It never rains but it pours. Already hit by the twin injury blows of Scott McTominay and Paul Pogba, United were hit by the news that Marcus Rashford faces up to six weeks out.
Our talismanic figurehead and top scorer will be sidelined until April with a stress fracture in his back that he sustained against Wolves in the FA Cup.
It's clear that he's been carrying an injury for a while now and has been overplayed, but a small squad and his importance to us has meant that Ole Gunnar Solskjaer had to play him.
I saw Solskjaer coming in for criticism for risking Rashford in the replayed tie, but he'd have been in the firing line if he HADN'T played him and we'd got knocked out. We needed a goal in a tight game so it made sense to put him on. Injuries happen and you can't legislate when something like this happens.
United's owners, the dreadful, dollar-obsessed Glazers, need to look at themselves. Its their failure to deepen a wafer-thin squad and our addiction to one man - Rashford - that epitomises our abhorrent recruitment policy.
A player knowingly playing with a problem, Rashford willingly tore into December. On the first of the month, he played against Aston Villa. Three days later, he completed another full 90 against Spurs. Another few days further on, he played in the win over City, and on and on he went. Given a brief respite from the sanctuary of the bench for the AZ Alkmaar game, he continued to feature against Everton (90 minutes), Colchester three days later (62 minutes), 90 minutes in the pre-Christmas defeat to Watford, 66 minutes on Boxing Day vs Newcastle, and a draining full match against Burnley 48 hours later. Evidently feeling pain, Rashford continued to ply his trade during United's frantic festive schedule. Eight games in 23 days, 11 hours and five minutes out of a possible 13 1/2 hours. To January, and he featured against Arsenal, as a sub against Wolves, 90 minutes in the League Cup semi final with City and his 200th appearance for the club vs Norwich. Solskjaer had a chance to rest him for the Colchester cup tie but it shows how indispensable Rashford has become that he chose to use him against the fourth tier side. He'd played continuously non stop for three successive seasons, along with England friendlies and two major tournaments - World Cup and Euros. All while having a stress fracture in his back and a floating bone in his ankle. Inevitably, he broke. If anyone worked non stop as much as Rashford has, they would be broken and run into the ground too.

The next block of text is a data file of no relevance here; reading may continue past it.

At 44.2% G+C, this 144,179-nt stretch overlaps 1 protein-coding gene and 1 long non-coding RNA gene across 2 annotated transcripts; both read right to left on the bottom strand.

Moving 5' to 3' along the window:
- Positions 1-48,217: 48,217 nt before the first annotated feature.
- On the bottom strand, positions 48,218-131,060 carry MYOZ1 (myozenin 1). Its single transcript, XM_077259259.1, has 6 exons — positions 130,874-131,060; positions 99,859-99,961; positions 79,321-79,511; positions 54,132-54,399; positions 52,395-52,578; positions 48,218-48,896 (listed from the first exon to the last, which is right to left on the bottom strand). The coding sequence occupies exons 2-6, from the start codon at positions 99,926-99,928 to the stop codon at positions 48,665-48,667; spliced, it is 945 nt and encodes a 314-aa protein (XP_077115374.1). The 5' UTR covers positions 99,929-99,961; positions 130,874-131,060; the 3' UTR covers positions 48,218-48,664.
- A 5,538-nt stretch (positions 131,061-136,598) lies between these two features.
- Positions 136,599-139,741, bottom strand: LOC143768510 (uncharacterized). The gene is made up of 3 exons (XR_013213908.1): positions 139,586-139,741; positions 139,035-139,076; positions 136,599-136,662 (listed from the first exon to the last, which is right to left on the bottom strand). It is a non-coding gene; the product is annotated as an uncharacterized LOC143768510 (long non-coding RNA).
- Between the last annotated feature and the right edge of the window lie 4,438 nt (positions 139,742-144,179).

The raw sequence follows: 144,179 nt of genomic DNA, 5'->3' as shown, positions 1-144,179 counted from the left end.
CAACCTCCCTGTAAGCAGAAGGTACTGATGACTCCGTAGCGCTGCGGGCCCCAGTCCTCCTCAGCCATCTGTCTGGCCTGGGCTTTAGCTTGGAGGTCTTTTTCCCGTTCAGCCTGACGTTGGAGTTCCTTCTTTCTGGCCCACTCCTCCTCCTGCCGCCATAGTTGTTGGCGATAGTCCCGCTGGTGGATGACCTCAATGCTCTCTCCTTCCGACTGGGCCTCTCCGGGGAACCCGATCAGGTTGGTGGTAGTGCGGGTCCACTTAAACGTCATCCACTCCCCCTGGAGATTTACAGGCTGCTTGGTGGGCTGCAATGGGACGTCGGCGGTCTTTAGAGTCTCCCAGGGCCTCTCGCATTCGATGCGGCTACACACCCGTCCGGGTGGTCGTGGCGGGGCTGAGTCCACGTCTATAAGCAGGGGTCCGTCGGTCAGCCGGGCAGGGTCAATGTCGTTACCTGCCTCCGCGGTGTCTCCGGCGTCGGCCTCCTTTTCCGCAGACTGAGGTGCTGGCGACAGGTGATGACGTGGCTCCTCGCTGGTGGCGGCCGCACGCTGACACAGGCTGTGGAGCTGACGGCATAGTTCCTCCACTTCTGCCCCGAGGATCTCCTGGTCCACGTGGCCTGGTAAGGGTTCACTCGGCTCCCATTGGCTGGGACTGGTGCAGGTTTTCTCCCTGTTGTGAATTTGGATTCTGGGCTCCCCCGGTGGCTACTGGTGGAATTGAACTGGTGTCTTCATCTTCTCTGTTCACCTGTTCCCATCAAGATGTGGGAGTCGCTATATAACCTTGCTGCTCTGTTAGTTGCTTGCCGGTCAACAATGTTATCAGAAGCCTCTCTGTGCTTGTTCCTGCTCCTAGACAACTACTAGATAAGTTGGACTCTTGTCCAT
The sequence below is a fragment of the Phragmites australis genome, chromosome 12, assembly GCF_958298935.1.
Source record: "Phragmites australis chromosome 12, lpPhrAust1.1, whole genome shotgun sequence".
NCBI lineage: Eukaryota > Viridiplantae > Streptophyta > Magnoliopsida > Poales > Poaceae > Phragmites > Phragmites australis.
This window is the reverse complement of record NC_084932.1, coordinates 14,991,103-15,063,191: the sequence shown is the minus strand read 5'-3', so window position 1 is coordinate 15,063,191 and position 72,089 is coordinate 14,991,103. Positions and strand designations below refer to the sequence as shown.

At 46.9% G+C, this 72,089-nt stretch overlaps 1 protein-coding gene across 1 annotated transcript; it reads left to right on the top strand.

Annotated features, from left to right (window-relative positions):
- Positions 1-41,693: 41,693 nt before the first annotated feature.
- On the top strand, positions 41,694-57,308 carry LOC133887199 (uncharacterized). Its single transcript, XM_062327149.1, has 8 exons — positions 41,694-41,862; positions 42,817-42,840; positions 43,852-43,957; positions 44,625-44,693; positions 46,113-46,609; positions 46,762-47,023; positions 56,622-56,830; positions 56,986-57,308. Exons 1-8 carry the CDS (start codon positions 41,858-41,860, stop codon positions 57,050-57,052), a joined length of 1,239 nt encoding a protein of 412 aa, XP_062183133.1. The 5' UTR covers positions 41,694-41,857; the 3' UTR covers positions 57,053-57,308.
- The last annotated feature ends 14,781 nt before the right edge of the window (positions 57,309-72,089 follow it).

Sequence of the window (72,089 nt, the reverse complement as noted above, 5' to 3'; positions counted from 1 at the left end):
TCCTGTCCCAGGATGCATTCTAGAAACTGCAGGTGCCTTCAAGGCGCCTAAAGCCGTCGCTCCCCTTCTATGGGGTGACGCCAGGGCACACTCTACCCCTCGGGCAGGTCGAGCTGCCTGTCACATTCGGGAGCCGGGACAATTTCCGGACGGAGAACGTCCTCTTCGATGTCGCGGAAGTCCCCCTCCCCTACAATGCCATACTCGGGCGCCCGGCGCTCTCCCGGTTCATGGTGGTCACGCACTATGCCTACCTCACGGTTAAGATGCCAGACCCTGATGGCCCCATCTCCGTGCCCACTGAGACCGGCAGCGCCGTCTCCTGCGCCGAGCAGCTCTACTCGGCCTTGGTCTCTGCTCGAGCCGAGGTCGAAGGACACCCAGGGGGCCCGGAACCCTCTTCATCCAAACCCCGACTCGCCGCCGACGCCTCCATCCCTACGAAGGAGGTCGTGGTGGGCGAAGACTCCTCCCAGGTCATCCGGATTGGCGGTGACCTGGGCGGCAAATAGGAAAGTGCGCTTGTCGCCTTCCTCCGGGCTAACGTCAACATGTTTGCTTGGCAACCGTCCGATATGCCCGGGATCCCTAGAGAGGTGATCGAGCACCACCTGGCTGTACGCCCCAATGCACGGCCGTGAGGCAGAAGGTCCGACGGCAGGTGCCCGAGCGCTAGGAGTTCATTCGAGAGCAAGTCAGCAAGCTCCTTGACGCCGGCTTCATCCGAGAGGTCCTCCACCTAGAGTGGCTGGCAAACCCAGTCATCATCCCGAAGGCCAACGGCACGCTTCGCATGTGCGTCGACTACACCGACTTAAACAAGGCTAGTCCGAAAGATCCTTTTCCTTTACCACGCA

It leaves 18-year-old Mason Greenwood as our only out and out striker. Greenwood is only a baby and is at risk of burnout if he comes into the team week in week out to replace Rashford.
Anthony Martial isn't a natural number nine and he too has played a lot of football. With the January transfer window still open, the Reds should get a striker in - even if only on loan - until the end of the season. PSG wantaway Edinson Cavani would be my choice. Although he's 33, he's proven, he's experienced, he knows where the net is and, importantly for the powers that be, he'd be cheap.
The Uruguay international clearly wants to leave. Its a no brainer surely? Not only would it alleviate pressure on Greenwood and Tony M, but the young players would learn from him and it would take us through to the end of the season with a reputable out and out hitman whilst Rashford recovers.
Your move, Ed Woodward...